A few years back, my husband and I went to a Boston Ballet performance of The Nutcracker. Behind us sat a mother and her five-year-old son, who was deeply psyched to be there, wriggling and fidgeting with glee. As soon as the curtain rose and the first dancer appeared, the boy hissed, “Mom, is that the nutcracker?” No, she explained, that’s just the lamplighter. Then another dancer. “Mom, is that the nutcracker?” Nope, not that one either. Or the next one. Or the next one.
Now, anyone who has seen the Tchaikovsky ballet knows that the poor boy had to wait an awfully long time to see his much-anticipated nutcracker. As more and more characters appeared, and each failed to be the nutcracker, he got more and more agitated. He had to endure a never-ending party scene, complete with a procession of guests. He had to wait for Clara to open present after present and for all the guests to depart. Only after a pack of giant mice popped on the scene did the much-awaited cracker of nuts finally materialize. But the boy didn’t even notice. He had given up on this so-called nutcracker. His mother had to point out, “Look! It’s the nutcracker!” To which the boy let out a deeply satisfied “Yesssssssss!” That’s all he wanted. He just wanted to see the damn nutcracker. Was it so much to ask?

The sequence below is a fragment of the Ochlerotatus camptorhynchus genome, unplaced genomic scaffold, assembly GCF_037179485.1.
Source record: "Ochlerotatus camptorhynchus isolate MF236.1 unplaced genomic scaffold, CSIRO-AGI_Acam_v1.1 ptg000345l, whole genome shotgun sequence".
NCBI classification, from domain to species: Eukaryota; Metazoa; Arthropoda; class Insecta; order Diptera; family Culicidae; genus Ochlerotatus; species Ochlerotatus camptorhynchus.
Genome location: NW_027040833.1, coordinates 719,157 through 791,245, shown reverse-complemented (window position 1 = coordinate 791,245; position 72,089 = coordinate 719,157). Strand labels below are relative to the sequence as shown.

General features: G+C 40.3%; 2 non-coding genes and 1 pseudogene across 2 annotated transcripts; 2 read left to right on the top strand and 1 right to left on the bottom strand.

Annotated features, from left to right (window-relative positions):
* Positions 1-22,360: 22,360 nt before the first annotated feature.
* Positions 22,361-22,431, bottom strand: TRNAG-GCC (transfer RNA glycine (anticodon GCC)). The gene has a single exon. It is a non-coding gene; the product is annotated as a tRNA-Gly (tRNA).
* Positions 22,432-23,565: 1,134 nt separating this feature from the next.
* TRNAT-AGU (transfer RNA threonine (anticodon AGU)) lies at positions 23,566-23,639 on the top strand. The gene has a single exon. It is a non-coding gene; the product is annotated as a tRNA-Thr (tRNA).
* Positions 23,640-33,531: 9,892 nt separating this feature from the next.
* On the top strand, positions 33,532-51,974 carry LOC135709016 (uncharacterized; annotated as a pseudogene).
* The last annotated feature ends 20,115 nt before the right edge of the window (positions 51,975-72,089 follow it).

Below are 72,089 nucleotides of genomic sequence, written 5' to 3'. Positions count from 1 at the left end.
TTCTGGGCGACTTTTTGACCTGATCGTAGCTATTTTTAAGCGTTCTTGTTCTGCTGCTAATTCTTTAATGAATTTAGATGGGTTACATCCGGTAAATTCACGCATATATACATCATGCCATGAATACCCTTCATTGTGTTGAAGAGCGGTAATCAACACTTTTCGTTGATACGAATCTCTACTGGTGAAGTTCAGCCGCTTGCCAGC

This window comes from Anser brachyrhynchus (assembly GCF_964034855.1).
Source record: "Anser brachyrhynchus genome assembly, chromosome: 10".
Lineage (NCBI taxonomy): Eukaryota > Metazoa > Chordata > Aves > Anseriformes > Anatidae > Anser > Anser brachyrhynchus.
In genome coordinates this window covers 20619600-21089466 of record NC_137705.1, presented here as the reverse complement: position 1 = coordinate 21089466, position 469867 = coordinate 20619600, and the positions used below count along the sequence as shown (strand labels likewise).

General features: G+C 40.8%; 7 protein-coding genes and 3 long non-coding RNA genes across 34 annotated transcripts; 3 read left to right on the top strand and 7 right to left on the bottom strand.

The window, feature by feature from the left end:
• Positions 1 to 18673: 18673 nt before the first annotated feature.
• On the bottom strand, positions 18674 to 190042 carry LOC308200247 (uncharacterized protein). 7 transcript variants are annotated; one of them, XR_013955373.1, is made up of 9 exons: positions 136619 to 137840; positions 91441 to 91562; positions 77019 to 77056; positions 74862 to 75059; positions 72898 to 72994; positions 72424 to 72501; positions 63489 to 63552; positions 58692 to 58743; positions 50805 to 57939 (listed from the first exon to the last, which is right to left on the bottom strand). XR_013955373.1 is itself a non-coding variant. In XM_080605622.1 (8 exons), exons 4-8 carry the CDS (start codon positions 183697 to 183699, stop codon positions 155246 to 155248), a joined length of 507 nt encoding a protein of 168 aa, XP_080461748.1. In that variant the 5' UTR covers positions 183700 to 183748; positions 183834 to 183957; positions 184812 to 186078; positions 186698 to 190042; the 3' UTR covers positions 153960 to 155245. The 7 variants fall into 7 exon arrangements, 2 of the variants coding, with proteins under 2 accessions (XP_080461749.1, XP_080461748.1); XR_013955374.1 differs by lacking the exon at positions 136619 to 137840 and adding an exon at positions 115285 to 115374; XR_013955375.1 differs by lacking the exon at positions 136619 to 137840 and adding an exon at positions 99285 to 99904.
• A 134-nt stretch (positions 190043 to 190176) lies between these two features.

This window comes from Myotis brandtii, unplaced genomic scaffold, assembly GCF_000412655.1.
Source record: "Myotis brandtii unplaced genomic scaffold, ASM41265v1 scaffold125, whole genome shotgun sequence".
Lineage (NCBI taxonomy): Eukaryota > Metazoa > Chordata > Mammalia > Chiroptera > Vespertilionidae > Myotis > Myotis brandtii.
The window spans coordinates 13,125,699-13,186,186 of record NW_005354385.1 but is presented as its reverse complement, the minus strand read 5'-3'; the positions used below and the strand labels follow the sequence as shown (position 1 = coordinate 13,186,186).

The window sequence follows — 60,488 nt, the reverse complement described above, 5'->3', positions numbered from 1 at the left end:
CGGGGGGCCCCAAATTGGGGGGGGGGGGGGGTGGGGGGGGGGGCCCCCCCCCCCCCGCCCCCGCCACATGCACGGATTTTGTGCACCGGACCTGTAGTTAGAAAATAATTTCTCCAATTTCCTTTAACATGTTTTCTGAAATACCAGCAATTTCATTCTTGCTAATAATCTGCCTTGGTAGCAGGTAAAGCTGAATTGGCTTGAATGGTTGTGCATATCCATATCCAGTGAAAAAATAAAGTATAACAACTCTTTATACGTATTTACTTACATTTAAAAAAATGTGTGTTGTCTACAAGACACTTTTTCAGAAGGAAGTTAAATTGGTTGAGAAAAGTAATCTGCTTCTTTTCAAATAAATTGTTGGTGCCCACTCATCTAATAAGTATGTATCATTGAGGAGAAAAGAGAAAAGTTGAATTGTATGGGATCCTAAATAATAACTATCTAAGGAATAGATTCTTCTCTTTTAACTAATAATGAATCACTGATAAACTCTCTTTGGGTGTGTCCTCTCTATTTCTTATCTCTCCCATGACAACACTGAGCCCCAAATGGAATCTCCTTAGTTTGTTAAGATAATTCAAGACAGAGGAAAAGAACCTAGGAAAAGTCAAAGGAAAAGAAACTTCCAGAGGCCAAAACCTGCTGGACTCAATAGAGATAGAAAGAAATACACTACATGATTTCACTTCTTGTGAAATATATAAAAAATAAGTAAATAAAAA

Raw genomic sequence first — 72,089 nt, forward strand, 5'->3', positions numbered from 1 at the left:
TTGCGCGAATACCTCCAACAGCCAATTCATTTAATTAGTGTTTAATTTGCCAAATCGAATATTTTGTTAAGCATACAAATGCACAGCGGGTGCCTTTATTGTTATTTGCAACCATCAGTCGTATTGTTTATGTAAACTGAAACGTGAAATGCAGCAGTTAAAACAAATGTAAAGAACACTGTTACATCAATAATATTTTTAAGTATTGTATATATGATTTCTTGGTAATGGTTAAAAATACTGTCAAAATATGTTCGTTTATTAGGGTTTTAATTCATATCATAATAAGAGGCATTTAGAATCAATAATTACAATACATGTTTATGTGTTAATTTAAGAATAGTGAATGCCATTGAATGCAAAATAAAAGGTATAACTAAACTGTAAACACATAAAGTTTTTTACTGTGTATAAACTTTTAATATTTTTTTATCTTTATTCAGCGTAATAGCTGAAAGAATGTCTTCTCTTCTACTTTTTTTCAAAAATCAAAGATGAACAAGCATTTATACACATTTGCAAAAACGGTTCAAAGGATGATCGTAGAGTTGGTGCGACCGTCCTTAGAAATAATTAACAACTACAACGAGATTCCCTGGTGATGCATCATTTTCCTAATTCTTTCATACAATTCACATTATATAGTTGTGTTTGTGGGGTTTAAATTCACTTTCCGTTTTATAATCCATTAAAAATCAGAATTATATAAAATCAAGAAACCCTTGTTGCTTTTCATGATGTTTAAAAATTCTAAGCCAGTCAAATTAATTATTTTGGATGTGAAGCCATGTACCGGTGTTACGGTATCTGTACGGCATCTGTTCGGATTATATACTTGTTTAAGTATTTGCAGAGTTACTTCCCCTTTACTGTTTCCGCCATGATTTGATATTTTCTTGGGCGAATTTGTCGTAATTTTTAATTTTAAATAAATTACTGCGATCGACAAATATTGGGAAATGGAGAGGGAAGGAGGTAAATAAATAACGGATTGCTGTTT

Lesson learned for me and other children’s writers: get to the point. If you’re going to call a piece of work “The Nutcracker,” you better hurry up and show the nutcracker. I can’t judge Tchaikovsky too harshly, though, because I myself struggle mightily with pacing. My natural inclination is to bog down the opening of my fiction with endless backstory and exposition. If I followed my instincts, my middle grade readers would have to learn about the intricate history of the town, a long-running feud between neighbors, and every flower in the garden before they even got to the main conflict. But no young reader—or, for that matter, no reader—has that kind of patience, nor should they. The poor little guy in the theater was nearly exhausted from unfulfilled anticipation, and by the time the nutcracker finally appeared, he had lost interest.
So, get to the point. Give your young readers what they want. Open the portal. Find the dead body. Give the cat wings. Show them the damn nutcracker.